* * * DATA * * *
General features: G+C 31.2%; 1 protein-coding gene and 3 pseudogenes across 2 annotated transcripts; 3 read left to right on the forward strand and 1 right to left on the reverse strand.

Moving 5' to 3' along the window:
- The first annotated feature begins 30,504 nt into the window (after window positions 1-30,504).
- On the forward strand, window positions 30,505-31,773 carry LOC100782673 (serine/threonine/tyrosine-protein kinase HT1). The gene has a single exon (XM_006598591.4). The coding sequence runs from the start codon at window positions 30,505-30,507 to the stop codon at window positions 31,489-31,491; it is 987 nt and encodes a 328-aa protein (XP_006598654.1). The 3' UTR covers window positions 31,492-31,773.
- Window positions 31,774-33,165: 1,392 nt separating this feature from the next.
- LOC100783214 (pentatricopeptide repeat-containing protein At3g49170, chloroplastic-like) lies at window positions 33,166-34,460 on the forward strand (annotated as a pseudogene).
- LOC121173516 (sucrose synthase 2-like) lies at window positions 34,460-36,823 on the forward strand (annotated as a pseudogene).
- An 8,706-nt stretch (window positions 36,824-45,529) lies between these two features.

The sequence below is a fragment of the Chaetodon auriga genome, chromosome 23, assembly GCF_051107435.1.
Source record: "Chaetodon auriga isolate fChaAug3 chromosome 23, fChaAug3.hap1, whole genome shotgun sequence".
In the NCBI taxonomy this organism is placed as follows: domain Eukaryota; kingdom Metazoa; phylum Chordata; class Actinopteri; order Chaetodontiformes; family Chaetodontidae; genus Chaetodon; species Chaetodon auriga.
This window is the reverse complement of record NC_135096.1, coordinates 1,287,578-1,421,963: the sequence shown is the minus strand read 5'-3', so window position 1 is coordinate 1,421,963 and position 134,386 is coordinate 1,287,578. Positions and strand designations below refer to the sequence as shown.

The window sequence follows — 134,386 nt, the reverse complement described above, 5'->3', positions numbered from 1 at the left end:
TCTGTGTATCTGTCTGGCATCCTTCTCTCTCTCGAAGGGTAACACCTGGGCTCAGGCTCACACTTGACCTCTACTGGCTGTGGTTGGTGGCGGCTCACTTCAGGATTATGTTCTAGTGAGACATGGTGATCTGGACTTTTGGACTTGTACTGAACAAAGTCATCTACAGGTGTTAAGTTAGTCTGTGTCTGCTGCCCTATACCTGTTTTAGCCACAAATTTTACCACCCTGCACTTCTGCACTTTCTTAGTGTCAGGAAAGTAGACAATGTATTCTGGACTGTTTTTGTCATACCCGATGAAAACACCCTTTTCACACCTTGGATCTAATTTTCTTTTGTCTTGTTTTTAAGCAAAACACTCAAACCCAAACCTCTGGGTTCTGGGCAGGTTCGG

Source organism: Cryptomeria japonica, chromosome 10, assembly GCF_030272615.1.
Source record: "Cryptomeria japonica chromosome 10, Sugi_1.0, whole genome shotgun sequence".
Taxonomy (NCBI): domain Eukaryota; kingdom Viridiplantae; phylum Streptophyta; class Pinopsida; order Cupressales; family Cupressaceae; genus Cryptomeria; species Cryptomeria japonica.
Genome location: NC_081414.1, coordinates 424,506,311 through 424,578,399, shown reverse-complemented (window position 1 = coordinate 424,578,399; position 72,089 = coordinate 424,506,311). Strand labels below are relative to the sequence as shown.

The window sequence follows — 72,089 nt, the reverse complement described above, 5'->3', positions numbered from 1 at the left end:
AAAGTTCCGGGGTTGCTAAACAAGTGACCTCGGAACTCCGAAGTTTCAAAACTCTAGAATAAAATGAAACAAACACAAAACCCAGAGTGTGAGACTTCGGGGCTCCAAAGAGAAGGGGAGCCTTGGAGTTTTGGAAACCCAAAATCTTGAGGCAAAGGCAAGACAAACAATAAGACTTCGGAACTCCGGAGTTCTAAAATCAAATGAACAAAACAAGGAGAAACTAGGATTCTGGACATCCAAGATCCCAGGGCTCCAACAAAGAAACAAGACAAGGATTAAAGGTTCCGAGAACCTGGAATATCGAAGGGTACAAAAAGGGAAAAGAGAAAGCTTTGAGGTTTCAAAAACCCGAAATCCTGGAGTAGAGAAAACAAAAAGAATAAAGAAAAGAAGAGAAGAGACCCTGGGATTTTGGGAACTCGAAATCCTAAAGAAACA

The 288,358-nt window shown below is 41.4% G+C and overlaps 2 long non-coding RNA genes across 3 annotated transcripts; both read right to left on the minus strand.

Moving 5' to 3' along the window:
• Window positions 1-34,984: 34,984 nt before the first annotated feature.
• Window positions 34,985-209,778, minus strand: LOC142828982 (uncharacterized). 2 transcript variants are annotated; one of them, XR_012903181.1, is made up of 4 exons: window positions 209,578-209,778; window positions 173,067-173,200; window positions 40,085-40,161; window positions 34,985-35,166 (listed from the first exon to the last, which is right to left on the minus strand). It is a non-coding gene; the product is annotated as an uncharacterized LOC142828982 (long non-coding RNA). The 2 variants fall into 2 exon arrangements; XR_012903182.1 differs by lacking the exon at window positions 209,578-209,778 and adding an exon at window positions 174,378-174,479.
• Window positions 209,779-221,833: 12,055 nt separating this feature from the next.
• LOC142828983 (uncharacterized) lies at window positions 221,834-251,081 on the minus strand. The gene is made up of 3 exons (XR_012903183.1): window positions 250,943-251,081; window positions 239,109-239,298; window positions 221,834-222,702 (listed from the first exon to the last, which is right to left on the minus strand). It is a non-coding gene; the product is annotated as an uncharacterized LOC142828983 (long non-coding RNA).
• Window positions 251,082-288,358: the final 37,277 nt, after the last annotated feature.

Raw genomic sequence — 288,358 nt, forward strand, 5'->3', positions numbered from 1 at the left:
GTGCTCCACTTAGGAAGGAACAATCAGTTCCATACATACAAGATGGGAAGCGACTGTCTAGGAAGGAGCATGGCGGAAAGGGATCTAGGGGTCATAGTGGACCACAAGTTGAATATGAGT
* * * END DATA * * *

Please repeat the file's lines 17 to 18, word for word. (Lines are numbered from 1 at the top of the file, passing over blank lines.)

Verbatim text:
Taxonomy (NCBI): domain Eukaryota; kingdom Viridiplantae; phylum Streptophyta; class Pinopsida; order Cupressales; family Cupressaceae; genus Cryptomeria; species Cryptomeria japonica.
Genome location: NC_081414.1, coordinates 424,506,311 through 424,578,399, shown reverse-complemented (window position 1 = coordinate 424,578,399; position 72,089 = coordinate 424,506,311). Strand labels below are relative to the sequence as shown.